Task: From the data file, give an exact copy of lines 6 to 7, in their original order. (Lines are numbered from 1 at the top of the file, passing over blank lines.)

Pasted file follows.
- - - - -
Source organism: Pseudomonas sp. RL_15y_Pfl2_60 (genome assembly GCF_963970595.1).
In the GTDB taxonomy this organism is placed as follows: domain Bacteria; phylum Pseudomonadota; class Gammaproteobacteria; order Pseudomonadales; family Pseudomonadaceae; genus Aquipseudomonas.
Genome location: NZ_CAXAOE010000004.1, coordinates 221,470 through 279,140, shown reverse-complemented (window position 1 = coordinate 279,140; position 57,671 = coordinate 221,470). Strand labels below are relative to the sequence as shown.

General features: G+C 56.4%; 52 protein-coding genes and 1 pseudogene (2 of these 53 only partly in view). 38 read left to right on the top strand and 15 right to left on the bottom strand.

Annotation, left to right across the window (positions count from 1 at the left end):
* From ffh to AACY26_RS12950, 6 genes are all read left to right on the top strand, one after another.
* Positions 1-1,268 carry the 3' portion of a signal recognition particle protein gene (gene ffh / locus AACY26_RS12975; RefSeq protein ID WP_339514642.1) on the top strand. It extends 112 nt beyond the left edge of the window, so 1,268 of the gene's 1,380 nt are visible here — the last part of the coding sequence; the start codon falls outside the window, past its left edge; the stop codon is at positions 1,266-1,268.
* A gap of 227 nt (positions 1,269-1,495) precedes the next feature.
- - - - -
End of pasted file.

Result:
* From ffh to AACY26_RS12950, 6 genes are all read left to right on the top strand, one after another.
* Positions 1-1,268 carry the 3' portion of a signal recognition particle protein gene (gene ffh / locus AACY26_RS12975; RefSeq protein ID WP_339514642.1) on the top strand. It extends 112 nt beyond the left edge of the window, so 1,268 of the gene's 1,380 nt are visible here — the last part of the coding sequence; the start codon falls outside the window, past its left edge; the stop codon is at positions 1,266-1,268.